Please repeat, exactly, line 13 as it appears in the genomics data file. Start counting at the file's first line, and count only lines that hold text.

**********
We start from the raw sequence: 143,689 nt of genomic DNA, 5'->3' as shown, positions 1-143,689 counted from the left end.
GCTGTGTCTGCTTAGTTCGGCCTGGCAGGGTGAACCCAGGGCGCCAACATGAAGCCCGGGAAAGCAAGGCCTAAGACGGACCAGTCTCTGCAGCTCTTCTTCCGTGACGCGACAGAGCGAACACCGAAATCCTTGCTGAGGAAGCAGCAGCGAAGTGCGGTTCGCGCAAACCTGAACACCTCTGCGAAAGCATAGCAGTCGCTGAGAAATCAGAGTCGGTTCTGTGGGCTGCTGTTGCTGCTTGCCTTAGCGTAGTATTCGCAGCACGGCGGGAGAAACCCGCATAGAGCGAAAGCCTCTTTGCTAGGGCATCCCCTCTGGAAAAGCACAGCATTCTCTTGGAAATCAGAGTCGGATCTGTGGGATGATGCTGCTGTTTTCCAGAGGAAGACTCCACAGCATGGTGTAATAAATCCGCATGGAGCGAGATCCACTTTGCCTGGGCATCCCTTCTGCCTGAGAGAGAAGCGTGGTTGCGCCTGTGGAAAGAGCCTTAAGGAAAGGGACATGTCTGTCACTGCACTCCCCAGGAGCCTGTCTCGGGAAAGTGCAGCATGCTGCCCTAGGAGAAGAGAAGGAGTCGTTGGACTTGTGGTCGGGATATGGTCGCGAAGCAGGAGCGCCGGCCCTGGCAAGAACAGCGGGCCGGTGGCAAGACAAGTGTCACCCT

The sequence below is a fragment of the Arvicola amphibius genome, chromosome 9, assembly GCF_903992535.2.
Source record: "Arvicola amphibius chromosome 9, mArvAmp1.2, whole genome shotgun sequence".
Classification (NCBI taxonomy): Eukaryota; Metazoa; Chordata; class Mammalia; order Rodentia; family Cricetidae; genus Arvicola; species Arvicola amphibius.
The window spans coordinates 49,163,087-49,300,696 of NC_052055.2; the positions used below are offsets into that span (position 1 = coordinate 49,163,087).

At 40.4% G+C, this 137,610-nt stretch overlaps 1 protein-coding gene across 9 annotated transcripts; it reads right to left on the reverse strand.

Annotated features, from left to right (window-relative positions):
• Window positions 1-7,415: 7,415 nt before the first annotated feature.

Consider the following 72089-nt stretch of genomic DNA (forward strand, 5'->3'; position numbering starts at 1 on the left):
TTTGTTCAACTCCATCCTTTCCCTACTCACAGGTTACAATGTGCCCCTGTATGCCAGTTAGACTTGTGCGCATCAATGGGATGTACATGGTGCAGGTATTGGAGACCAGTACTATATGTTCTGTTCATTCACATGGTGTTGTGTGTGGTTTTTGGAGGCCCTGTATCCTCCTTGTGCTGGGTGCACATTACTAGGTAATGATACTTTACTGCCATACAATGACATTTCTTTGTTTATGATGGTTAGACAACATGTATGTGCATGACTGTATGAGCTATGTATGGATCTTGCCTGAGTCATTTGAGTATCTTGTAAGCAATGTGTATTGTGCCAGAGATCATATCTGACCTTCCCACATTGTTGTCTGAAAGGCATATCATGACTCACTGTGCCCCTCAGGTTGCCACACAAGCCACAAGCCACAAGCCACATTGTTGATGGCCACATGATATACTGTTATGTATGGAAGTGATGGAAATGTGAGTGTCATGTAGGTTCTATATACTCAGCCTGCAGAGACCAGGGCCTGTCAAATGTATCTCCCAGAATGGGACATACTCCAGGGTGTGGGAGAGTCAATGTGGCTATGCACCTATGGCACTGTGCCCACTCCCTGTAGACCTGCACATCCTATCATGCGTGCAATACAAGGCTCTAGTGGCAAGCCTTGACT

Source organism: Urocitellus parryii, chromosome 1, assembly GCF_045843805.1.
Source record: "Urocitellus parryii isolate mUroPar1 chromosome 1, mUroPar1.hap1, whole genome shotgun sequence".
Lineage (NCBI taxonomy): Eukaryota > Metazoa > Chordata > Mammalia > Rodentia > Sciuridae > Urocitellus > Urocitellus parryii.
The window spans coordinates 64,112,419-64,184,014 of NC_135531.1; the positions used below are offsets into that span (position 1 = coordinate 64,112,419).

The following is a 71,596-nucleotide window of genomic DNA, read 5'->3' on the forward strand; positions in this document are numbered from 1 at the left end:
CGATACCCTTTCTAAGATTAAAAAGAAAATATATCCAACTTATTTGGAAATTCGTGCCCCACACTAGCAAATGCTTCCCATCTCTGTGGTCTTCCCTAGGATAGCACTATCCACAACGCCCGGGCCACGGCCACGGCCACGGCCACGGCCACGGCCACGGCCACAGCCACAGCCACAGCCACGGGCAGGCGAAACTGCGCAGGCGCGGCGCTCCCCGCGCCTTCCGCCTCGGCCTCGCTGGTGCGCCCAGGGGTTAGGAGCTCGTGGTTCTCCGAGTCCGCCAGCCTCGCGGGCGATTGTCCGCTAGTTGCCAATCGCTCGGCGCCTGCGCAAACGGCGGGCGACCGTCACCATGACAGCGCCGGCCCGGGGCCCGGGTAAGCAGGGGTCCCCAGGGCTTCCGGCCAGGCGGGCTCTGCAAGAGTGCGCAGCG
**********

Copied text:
Source record: "Urocitellus parryii isolate mUroPar1 chromosome 1, mUroPar1.hap1, whole genome shotgun sequence".